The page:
THE PLIGHT of the unemployed man who has prospects of work at some time or other is bad enough; he hangs on. The clerk hopes for that vacancy, the skilled labourer for an imprbvement in his particular trade. But the plight of the unemployed man, such as the Welsh miner, who may never get work again, is beyond words to describe.
There are many villages in South
Wales where from 70 to 80 per cent. of the men have been out of work for six or seven years. For six or seven years they and their families have been existing on inadequate food. Theirs is an acceptance rather than an acquiescence. They are acclimatised now to poverty, but their surplus energy has gone ; they are without hope, their bodies vitiated, their stamina sapped.
A recent visitor to South Wales went round one of the hospitals and found a silence in the wards. No talk, no animation. She learnt that an average housewife in a typical village had about 8s. a week over to feed a family of four or five, paying rent and so forth. Only those whose men had allotments or gardens could provide green vegetables, for a small cabbage was 4d. in the shops. They could not afford bacon, which was a shilling a pound. In these tiny villages there are only small shops that offer no chance of a bargain.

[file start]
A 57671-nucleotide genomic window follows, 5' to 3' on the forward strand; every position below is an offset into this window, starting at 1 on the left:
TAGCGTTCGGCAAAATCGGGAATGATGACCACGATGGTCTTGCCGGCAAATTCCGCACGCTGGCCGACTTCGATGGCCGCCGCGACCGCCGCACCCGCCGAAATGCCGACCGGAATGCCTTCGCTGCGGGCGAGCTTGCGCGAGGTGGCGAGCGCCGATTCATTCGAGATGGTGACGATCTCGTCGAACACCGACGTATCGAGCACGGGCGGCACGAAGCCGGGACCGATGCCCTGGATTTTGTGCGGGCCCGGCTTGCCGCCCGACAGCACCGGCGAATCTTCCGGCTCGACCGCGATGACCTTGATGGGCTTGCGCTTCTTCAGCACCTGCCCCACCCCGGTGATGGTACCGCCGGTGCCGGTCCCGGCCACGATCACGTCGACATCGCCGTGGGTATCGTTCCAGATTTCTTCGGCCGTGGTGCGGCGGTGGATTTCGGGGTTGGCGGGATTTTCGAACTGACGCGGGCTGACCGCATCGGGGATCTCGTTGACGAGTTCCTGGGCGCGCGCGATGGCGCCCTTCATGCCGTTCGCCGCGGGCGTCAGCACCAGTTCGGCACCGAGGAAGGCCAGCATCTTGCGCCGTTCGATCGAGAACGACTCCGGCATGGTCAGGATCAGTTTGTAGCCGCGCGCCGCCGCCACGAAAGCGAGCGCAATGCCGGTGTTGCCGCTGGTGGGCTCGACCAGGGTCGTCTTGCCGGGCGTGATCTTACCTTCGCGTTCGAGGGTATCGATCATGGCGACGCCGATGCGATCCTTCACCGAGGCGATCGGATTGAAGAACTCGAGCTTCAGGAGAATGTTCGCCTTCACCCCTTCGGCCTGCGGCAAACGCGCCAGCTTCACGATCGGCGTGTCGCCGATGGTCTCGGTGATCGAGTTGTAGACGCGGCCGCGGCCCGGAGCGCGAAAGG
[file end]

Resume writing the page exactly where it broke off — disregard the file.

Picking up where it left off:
Sometimes the children look happier and sturdier than the parents, who make perpetual sacrifices for them. Their health is cared for, clinics and schools look after them, clothes are sent. But not boots and shoes. The mothers must ' scrape ' to get these patched and repaired.
Last week listeners heard the point of view of a down-and-out Londoner. The Welsh miner's point of view, given by himself, will be one of the many broadcasts in this series.
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